With four miles of one track out of service due to bridge construction, the MBTA is tossing their current schedule out the window for a new one to start on April 7. Only 34 percent of morning rush hour trains were able to adhere to it in February anyway.
"I think better information for the public is needed because standing on a platform not knowing whether their train is going to come or if it's not going to come is just not fair," said Pamela Bush, a member of the On The Move Coalition who also sits on the T Oversight Committee.
Bush and others on the committee queried general manager Dan Grabauskas and other T executives on the problems Monday night at a committee meeting.
"They don't prioritize the Fairmount Line because they use it for so many other trains," said Bush in a phone interview. "I asked them if there is any other way to get the trains to the rebuild yard."
There are 40 scheduled Fairmount Line trains each day, six Franklin Line trains that bypass Dorchester stops and 11 trains that travel to a rebuild yard at Readville for daily maintenance, according to rail operations manager John "Jody" Ray. CSX, the freight carrier, also runs the occasional train or two on the track on an irregular schedule.
"Just the scheduled trains would be difficult," said Ray, adding that the T has shifted as many empty trains to the northeast corridor - or Attleboro Line - as is possible.
The new schedule will take effect on April 7, and has only subtle differences for riders compared to the one created late last year. Inbound trains will not stop in Readville at 8:16 a.m. or 4:18 p.m., and that particular afternoon train will run ten minutes earlier. Coming back to Dorchester, a few morning trains will run between two and five minutes earlier and the 7:05 a.m. train to Readville only will be eliminated.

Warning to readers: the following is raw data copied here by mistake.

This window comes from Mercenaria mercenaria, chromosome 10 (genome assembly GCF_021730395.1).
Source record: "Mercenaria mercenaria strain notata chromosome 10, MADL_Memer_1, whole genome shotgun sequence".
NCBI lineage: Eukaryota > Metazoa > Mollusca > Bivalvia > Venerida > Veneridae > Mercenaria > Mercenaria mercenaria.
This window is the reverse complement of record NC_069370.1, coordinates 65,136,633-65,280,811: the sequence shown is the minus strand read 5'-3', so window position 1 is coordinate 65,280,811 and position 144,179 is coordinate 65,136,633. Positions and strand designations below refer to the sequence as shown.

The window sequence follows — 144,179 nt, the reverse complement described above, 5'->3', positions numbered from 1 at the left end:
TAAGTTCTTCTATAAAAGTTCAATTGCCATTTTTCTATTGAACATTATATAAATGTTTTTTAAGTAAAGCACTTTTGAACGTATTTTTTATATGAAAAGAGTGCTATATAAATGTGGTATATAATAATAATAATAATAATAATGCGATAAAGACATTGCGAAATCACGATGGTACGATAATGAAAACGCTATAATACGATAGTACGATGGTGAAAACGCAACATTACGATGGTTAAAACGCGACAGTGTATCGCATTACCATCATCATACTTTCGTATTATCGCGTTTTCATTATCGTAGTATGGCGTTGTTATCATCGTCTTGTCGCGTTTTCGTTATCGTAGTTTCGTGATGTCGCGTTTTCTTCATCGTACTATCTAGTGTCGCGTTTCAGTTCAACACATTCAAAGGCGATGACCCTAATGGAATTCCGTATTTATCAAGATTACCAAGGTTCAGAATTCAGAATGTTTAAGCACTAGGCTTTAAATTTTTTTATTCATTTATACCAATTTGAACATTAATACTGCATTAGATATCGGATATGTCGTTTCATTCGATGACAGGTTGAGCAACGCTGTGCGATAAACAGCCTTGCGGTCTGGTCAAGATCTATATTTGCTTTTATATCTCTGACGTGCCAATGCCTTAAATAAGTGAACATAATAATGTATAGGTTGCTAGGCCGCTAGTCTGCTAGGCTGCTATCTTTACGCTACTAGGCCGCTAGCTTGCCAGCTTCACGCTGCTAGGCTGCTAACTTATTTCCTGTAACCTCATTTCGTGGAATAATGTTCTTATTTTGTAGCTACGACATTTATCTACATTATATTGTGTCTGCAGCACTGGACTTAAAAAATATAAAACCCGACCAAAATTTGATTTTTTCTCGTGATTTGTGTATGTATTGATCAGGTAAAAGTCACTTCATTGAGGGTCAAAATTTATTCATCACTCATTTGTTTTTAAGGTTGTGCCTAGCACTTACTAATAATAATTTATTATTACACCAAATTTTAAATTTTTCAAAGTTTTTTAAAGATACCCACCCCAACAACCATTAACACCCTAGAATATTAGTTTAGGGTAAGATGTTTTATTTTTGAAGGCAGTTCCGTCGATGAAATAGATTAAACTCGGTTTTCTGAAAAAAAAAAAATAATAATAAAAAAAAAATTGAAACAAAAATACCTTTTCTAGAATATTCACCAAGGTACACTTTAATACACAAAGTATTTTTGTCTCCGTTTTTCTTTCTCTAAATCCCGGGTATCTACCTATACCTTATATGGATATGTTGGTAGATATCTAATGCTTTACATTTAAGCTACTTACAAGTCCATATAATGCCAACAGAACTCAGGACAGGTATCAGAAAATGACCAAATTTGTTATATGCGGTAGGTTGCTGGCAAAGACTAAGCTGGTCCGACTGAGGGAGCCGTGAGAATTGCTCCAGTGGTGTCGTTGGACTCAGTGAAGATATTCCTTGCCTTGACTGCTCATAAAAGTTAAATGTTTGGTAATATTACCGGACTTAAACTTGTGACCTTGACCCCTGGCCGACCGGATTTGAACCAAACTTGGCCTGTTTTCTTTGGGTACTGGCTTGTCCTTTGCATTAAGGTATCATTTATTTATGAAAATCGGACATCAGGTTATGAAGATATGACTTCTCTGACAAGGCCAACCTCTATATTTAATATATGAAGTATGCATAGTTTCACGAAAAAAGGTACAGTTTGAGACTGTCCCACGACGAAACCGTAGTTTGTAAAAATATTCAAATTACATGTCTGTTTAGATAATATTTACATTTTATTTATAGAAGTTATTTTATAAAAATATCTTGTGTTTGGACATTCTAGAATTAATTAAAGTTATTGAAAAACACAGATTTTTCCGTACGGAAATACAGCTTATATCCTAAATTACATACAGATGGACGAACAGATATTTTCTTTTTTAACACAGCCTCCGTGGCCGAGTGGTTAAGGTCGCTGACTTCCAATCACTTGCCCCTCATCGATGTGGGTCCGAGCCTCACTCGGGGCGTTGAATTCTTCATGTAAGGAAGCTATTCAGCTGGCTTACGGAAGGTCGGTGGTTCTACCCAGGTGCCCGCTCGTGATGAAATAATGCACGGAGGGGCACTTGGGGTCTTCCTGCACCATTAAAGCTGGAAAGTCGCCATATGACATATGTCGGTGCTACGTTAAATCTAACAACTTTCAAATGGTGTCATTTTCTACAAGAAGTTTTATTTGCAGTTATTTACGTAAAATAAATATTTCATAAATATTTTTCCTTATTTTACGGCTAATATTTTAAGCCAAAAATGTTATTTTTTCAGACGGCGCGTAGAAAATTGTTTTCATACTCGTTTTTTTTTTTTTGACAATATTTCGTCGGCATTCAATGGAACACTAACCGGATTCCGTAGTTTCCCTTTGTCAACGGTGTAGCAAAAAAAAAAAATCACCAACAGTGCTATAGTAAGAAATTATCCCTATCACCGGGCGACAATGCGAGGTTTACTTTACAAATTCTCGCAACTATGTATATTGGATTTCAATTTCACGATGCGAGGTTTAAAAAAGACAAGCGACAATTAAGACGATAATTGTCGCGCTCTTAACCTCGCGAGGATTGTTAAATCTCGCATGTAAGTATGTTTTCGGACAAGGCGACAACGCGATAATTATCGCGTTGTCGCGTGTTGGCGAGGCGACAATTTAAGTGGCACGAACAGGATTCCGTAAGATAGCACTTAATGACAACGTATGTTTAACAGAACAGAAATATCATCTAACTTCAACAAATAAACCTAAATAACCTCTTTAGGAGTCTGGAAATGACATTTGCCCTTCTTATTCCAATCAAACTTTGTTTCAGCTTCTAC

The difference that make it a scooch more doable for the T's timekeepers is replacing one or two Fairmount trains with Franklin trains that usually pass Dorchester stops, but will now stop to pick up passengers. Nevertheless, MBTA officials are not guaranteeing a return to the 70 or 80 percent on time percentages Fairmount Line passengers have gotten used to in the past.
"To do this amount of invasive construction there is no way around it," said Ray. "The new schedule will help. We can get the on time performance improved but we also know the limits of sending this many trains through a single track. We know that the trains have to run on time for the ridership to grow, that's the goal every day."